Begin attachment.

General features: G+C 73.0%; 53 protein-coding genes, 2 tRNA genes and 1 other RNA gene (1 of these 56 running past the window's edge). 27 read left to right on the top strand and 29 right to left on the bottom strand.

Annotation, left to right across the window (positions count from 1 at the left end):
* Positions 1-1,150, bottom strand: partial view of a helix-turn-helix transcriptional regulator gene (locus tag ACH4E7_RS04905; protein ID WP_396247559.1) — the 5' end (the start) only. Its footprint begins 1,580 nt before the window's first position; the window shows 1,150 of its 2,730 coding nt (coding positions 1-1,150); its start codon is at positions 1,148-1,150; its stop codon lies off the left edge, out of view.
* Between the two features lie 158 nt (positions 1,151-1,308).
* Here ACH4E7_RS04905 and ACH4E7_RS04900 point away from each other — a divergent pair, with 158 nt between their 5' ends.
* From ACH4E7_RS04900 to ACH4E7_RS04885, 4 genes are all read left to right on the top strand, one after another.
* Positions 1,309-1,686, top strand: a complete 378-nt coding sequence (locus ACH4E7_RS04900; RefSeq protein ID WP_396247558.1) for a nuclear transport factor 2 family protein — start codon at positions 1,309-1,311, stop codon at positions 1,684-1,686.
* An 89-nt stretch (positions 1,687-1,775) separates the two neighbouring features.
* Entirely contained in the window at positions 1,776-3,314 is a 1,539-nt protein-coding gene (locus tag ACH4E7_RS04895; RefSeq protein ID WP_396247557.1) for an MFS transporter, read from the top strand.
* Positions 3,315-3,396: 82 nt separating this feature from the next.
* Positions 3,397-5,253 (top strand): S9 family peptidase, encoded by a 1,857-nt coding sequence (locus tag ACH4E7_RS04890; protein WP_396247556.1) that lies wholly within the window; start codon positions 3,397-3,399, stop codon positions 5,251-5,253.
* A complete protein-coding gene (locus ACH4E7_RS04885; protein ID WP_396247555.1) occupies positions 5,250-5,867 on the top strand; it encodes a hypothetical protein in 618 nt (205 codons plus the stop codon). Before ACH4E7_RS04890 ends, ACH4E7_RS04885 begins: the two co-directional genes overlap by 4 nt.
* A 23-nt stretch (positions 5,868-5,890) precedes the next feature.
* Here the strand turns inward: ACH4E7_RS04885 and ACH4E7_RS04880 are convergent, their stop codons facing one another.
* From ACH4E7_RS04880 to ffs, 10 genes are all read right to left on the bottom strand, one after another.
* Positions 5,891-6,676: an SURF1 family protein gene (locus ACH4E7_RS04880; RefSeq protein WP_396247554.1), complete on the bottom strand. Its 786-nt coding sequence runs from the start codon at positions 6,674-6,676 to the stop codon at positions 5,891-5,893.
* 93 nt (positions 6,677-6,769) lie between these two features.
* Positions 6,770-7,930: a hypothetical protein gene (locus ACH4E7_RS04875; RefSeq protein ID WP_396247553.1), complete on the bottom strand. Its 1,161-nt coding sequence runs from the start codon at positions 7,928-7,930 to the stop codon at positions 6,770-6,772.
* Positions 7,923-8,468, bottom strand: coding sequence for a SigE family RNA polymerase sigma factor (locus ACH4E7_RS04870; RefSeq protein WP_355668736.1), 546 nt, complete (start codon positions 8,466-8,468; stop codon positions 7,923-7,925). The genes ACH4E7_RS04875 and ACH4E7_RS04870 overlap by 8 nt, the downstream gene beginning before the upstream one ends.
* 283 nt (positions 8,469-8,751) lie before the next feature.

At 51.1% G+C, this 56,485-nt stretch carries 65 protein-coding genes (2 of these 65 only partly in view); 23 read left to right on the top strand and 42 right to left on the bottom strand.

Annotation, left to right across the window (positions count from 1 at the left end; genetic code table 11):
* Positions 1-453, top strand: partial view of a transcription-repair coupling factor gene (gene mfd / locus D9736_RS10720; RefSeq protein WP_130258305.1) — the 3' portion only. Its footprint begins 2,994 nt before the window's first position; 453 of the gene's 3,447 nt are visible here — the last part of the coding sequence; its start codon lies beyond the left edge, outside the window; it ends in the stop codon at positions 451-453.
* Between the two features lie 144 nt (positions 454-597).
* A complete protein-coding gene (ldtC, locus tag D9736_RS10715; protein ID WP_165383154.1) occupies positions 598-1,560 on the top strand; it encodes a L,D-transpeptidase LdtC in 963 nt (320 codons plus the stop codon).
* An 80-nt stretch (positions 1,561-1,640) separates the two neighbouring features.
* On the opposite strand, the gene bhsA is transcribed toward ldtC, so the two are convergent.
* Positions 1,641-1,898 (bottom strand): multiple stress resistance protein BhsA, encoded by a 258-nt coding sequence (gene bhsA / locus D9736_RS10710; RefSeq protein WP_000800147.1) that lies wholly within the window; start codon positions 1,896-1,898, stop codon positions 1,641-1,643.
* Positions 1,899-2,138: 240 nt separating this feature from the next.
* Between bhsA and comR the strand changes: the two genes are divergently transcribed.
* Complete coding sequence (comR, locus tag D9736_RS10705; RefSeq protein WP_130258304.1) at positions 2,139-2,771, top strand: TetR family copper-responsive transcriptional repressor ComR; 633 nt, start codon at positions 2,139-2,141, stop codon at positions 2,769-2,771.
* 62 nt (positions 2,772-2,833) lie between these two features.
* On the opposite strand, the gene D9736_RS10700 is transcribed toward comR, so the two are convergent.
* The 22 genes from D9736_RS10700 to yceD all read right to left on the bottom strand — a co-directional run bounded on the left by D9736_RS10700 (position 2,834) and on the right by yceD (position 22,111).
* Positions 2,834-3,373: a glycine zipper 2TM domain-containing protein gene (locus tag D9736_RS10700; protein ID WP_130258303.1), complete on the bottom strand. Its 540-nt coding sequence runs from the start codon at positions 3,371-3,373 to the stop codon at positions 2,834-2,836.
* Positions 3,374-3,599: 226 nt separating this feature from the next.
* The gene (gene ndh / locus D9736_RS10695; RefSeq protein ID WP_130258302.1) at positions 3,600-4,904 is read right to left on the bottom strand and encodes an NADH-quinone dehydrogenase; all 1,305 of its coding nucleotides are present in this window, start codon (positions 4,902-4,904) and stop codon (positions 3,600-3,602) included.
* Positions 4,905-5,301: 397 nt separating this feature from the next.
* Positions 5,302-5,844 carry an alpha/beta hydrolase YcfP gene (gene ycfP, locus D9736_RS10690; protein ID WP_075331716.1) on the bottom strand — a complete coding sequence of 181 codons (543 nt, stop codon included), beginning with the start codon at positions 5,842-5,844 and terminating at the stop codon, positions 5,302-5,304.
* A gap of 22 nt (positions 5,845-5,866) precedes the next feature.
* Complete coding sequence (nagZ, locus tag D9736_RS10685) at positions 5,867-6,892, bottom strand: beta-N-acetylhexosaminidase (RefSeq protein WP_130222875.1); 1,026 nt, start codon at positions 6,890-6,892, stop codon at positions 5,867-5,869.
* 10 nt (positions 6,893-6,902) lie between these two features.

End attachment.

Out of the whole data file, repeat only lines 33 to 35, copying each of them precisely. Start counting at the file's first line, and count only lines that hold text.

* On the opposite strand, the gene D9736_RS10700 is transcribed toward comR, so the two are convergent.
* The 22 genes from D9736_RS10700 to yceD all read right to left on the bottom strand — a co-directional run bounded on the left by D9736_RS10700 (position 2,834) and on the right by yceD (position 22,111).
* Positions 2,834-3,373: a glycine zipper 2TM domain-containing protein gene (locus tag D9736_RS10700; protein ID WP_130258303.1), complete on the bottom strand. Its 540-nt coding sequence runs from the start codon at positions 3,371-3,373 to the stop codon at positions 2,834-2,836.